On the first day (or even the first week) of school, it is expected that your child may seem a bit nervous or even tearful when walking through their new classroom door. Parents
and teachers easily chalk this up to the start of a new school year jitters and wait for the short adjustment period to pass. However, for some children, this anxiety does not seem to fade and may manifest in multiple areas of the child’s life, such as play dates, sleepovers, or even being with caretakers other than their parents.
What is separation anxiety disorder?
Separation anxiety disorder (SAD) is marked by a significant fear of being away from one’s parents, primary caregiver, or other significant attachment figure. Although separation anxiety is most frequently seen in younger children who fear being away from their parents, the disorder can be present in individuals of any age, including children, teenagers, and even adults.
Those with SAD can fear being away from any significant person in their life, including their parent, child, or romantic partner. This anxiety can manifest as a fear that something bad will happen to one’s parents when they are separated (e.g., accident, illness, or death). It can also be a fear that something scary will happen to the child when they are not with their parent (e.g., being kidnapped or harmed).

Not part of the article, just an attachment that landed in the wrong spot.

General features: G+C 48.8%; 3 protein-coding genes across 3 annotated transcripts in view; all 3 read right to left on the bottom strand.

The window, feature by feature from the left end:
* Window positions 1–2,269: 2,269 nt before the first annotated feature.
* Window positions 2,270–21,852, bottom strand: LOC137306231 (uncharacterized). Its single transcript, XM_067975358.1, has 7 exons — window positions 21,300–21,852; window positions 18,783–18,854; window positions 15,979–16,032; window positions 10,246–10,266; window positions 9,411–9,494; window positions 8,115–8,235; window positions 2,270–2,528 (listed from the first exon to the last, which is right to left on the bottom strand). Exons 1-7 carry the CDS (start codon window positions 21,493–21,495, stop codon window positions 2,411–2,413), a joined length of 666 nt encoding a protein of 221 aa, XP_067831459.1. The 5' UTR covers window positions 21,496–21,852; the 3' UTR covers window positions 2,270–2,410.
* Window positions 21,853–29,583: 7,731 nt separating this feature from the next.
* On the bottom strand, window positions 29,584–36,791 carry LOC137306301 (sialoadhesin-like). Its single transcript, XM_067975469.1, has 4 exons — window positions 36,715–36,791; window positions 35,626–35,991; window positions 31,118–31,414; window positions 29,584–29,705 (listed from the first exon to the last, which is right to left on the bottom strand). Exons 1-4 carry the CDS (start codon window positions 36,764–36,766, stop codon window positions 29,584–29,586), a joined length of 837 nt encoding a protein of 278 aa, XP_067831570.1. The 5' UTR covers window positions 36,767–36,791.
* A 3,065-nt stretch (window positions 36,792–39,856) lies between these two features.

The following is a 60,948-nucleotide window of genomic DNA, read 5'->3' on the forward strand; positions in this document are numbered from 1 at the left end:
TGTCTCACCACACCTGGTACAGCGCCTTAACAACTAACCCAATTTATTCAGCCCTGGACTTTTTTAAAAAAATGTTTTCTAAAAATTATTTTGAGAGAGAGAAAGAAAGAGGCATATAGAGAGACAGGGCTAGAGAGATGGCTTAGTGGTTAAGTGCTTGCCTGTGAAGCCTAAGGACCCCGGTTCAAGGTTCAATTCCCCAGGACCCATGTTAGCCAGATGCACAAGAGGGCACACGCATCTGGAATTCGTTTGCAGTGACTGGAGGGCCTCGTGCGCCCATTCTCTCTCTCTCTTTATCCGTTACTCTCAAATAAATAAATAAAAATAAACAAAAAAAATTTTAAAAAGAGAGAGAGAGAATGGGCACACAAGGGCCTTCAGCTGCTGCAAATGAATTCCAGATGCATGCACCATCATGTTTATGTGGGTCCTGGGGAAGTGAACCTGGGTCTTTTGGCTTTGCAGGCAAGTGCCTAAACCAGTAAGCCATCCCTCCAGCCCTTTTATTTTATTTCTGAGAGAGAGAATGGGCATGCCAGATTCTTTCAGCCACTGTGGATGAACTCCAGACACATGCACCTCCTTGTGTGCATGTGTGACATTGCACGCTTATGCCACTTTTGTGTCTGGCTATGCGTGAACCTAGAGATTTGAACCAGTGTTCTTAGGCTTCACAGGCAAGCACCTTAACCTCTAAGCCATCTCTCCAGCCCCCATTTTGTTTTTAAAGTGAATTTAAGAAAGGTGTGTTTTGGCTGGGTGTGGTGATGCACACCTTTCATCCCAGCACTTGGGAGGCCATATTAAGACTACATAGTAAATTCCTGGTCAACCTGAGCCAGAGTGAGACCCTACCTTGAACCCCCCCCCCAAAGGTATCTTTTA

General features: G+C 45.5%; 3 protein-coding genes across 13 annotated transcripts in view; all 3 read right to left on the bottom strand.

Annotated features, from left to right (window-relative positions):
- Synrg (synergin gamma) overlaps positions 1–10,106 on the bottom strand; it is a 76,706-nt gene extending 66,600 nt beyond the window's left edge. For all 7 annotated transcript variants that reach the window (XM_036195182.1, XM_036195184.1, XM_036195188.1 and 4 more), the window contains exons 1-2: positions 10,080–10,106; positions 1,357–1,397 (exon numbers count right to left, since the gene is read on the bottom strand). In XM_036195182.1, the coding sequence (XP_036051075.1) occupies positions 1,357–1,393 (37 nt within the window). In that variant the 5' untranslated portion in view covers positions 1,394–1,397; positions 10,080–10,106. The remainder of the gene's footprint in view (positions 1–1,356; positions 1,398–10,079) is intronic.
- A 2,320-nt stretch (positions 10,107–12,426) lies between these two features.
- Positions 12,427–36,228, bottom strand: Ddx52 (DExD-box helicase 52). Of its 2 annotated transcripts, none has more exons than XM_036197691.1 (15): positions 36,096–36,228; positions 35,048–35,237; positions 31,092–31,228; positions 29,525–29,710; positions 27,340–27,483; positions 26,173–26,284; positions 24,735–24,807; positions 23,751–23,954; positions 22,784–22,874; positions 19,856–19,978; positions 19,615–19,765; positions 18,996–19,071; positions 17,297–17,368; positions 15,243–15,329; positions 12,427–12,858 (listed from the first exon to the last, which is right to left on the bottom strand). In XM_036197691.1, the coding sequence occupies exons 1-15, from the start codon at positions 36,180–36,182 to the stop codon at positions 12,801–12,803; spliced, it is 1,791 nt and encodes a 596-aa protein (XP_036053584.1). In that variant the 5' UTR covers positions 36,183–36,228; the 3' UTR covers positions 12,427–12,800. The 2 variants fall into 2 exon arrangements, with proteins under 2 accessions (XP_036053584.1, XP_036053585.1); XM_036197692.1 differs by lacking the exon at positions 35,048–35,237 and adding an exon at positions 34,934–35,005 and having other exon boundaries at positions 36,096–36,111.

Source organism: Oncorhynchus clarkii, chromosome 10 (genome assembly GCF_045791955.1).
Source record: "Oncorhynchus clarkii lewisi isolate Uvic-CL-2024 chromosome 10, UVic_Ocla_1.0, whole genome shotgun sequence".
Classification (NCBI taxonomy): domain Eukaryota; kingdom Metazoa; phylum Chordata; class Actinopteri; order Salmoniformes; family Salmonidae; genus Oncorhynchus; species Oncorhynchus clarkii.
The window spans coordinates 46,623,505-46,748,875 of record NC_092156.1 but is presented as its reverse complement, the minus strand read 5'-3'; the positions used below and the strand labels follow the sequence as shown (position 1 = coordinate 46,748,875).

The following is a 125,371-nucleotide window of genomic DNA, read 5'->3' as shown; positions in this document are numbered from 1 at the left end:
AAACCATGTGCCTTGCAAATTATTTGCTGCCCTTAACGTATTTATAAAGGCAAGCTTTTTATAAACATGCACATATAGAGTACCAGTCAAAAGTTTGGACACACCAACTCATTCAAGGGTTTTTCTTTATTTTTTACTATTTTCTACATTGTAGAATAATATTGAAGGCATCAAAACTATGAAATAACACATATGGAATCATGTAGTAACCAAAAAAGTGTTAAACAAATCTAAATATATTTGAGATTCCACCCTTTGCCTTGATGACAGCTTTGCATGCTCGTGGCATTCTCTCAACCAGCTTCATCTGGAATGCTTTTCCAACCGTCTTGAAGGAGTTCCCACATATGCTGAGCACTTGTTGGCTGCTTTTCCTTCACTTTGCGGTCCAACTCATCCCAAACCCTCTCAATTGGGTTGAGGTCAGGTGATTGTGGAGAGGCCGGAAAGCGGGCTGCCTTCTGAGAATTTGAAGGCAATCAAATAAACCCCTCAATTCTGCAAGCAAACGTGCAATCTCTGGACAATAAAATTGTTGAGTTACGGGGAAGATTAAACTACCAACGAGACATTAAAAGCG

Those with SAD may begin to experience distress when they know a separation is approaching — such as on a Sunday night before the school week, or towards the end of the summer when school is about to resume. Children with this disorder may also fear sleeping alone and may have recurring nightmares with a theme of separation and harm. Children who fear separation may also have frequent complaints of physical problems, like stomachaches and headaches. These physical problems can worsen when there is an impending separation.
Is there anything parents can do?
When children begin to display this type of anxiety, parents and teachers understandably become upset and want to ease the child’s fear. Wanting to soothe child’s distress, parents may occasionally allow their child to stay home from school or allow their child to sleep in the parent’s bed. Sometimes parents will allow their child to call or text during the day for reassurance that their parents are okay. While these strategies will put the child’s mind at ease temporarily, anxiety is ultimately strengthened by these short-term solutions.
Long-term solutions to separation anxiety disorder are available. Children, teens, and adults with this disorder can benefit from treatment. Treatment will be described in Dr. Piering’s next post!